Bianca Schulze: And then Laurie Kilmartin, the author of—and sorry, if you happen to be listening to this episode, any listeners in the car, I am about to say a bad word, so cover your kid’s ears. The author of Sh*tty Mom says, “I love this book! It sounds like a song when read out loud, and it’s so funny and sweet that I almost want to have another baby. Almost.”
Glenn Boozan: Laurie is so funny, and her book is great. You should get her book for sure.
Bianca Schulze: So, I was just curious, like, I mean, I’m assuming maybe, you know, these people in person and like, how does all this great praise for your book make you feel?
Glenn Boozan: Thank you. It feels really great. I hate asking people for favors and I don’t like asking people to do things. And so, I was like, all right, this is the one favor I’ll ask. I know them because I’ve worked for and with all these people and they’re some of the funniest people I know. And so, I was quite honored that they said yes and lent their words to my book.
Bianca Schulze: The way they described the books like, your book is so great, too. I mean. It’s all those things.
Glenn Boozan: Thank you. But I’m always like, whenever somebody writes a really good blurb for the back of the book, I’m always like, wow. In such a short span of time, you did such a great job and it’s such an impressive trait to me. And I was like, how did these people write such succinct, wonderful? And it’s like, well, because they’re the funniest people I know. That’s why they did it. That’s how they did it.
Bianca Schulze: Yeah.
On a high level, your book makes people laugh, but—
Glenn Boozan: Thank you.
Bianca Schulze: On a deeper level, although one might argue that a good belly laugh is pretty darn deep. But what impact do you hope that your book has on readers?
Glenn Boozan: I don’t think that laughter is like the cure for everything, but I do think it’s a really good starting place to sort of breakthrough or start to break through some of the shame and self-judgment that I think a lot of parents, especially moms, who I think just by default, society puts a lot of the onus and work and responsibility on them to raise future humans.
So, I hope that I can give people maybe a little bit of a reframing moment so that they realize like, oh, man, okay, I’m not doing that bad, you know, because sometimes they think—I mean, at least my sister, she’s such a good mom. And I think with that comes this quality of, oh, she’s really hard on herself. And I just look at her every day. I’m like, your daughter loves vegetables. It’s like, what are you talking about? You’re a bad mom? You’re the best mom. So, I hope I can give some ease to moms who might be feeling stressed out.
Bianca Schulze: Yeah, I mean, we’re all trying our best, and we all need to believe in ourselves. And yes, I think we can often be the hardest on ourselves.
So, I’m kind of assuming like, I mean, you’re not a parent, but you’re a human, so I’m assuming that you’re no different, right? So, do you have any words of wisdom on how you manage your own negative self-talk as you mentioned at the beginning, how, you know, sometimes hunched down and hating like every single thing that you’ve written that day, you know, like, so how do you manage your own self-talk?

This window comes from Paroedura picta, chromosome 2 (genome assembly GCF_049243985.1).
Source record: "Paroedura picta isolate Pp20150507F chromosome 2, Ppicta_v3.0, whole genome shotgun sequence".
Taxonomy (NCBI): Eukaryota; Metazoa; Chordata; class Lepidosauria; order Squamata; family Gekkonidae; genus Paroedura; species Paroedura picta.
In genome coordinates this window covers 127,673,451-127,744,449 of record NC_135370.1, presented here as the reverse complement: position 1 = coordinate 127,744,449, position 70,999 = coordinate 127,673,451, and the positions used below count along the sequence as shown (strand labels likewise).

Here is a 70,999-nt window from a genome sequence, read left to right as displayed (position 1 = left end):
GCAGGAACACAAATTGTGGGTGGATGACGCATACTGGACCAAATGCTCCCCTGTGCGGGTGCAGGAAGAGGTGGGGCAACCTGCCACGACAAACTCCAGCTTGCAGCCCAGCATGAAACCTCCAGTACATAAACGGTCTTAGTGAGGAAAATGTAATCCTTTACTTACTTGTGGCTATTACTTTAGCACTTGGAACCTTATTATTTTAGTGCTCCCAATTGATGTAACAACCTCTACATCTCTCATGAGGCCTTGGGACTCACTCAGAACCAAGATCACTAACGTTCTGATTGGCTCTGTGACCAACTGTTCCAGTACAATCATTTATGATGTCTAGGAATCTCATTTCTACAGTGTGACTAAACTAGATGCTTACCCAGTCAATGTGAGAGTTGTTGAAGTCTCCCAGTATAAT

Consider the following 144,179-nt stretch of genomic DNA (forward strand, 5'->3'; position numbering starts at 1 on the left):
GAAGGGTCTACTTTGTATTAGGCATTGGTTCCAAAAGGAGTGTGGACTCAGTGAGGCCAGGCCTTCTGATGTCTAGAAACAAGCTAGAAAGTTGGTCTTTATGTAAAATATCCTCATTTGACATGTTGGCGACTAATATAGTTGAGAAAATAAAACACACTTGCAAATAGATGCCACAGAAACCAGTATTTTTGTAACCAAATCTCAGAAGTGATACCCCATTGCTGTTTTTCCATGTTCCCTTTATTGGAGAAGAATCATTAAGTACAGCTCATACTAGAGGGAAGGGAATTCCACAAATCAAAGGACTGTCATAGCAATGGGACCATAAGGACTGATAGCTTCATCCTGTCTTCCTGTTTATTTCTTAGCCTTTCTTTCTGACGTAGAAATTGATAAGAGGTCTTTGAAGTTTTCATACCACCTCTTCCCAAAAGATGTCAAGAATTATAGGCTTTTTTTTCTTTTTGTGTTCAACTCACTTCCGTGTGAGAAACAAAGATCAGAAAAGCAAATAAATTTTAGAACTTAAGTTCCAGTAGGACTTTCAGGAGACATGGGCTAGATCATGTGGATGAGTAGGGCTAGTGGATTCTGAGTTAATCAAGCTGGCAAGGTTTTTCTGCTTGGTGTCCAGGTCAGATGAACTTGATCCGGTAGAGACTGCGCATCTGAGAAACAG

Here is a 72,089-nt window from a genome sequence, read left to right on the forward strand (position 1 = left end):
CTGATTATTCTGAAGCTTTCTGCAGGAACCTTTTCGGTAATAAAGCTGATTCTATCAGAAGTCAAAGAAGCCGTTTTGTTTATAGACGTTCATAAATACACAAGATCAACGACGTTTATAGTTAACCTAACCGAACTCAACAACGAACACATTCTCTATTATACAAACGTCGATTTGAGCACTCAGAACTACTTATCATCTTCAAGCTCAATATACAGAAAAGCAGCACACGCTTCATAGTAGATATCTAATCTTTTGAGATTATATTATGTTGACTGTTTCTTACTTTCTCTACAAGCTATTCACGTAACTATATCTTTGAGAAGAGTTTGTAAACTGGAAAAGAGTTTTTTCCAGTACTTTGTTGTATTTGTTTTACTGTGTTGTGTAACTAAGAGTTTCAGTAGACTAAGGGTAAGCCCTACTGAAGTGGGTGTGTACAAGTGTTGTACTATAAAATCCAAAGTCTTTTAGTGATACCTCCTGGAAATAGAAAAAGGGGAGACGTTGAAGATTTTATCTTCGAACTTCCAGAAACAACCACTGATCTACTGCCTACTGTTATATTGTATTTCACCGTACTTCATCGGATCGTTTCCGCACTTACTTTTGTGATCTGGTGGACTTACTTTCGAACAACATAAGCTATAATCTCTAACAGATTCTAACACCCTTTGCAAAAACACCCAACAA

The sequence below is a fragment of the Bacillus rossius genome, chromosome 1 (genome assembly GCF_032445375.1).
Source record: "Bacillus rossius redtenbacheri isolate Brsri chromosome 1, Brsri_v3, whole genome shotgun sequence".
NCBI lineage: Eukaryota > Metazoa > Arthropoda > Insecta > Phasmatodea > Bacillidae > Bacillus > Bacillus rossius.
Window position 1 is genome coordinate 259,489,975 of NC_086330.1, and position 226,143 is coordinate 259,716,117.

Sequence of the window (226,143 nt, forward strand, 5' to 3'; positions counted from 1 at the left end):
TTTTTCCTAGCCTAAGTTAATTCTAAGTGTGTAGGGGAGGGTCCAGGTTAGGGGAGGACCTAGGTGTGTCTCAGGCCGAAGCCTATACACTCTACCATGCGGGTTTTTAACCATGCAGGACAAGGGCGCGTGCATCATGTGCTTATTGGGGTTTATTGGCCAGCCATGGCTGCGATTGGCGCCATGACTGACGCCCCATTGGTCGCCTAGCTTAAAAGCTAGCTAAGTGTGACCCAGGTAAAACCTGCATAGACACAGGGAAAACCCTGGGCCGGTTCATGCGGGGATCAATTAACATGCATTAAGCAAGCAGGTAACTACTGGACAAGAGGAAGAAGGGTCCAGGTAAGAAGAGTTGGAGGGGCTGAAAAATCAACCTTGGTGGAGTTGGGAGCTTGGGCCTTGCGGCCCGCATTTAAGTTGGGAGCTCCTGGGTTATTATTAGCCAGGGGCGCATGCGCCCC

Glenn Boozan: That is a good question. I have sort of this phrase. I mean, I’m not always good at it. Let me start by saying that. But I have this phrase that I have started saying to myself that I find very helpful whenever I’m feeling very self- judgy. I sit down, take a breath, and say, who is this thought serving? Like, who? Who benefits from me thinking this bad thing about myself? And most of the time, when I try to find an answer, it’s no one.
Nobody benefits from me being mean to myself. My work doesn’t get done faster or doesn’t get done better. The people around me don’t like me more and it doesn’t serve anyone. And so, I think that just that little thought sometimes helps me realize, like, oh, okay, I can calm down. Like, the stakes of this are not as high as I think. If I make a mistake, that’s fine. No one’s going to die, you know? No one’s going to explode unless you’re a quokka, baby.
You know what? Unless you’re bugging me. And that’s why there are authors and writers way worse than me because it’s applicable to everyone. The quokka mom is also a worse writer than me, so I can look at this book and be like, yes, advice for myself.
Bianca Schulze: Yeah, absolutely.
Here’s a question that I ask everyone, and I’m fascinated to hear your take on it as a comedy writer and not specifically as a children’s book writer. So, I always ask, to be a writer, they say you need to be a reader first. So, was there a pivotal moment when you considered yourself a reader?
Glenn Boozan: So when I was growing up, I loved, loved books. I read all the time. I was a big Nancy Drew gal. I’d read like 100 of them in a weekend or whatever. And then I think when English classes started requiring these, like, long essays that we’re analyzing the text—I started sort of feeling like reading for a long time, especially just throughout middle school, through college, whenever you have English class—sort of feeling a little bit like an assignment rather than something I was encouraged to love.
And so, I still read, and I love to read. I mean, I love books. I love books so much. I wrote one, but I wouldn’t call myself now, like quote-unquote, a reader. Like, I would feel uncomfortable telling somebody who reads like 50 books a year, like, I’m a reader. I feel like there’s a sort of hierarchy in the reading world. Like book-toks and book Instagram, and blah, blah, blah, I read 150 books in a month, blah, blah, blah. And I’m like, oh, I’ve never, I don’t know if I’ve read 150 books ever. So, I love books, but I like to take my time with them and sort of savor them. And so, I don’t read like a ton.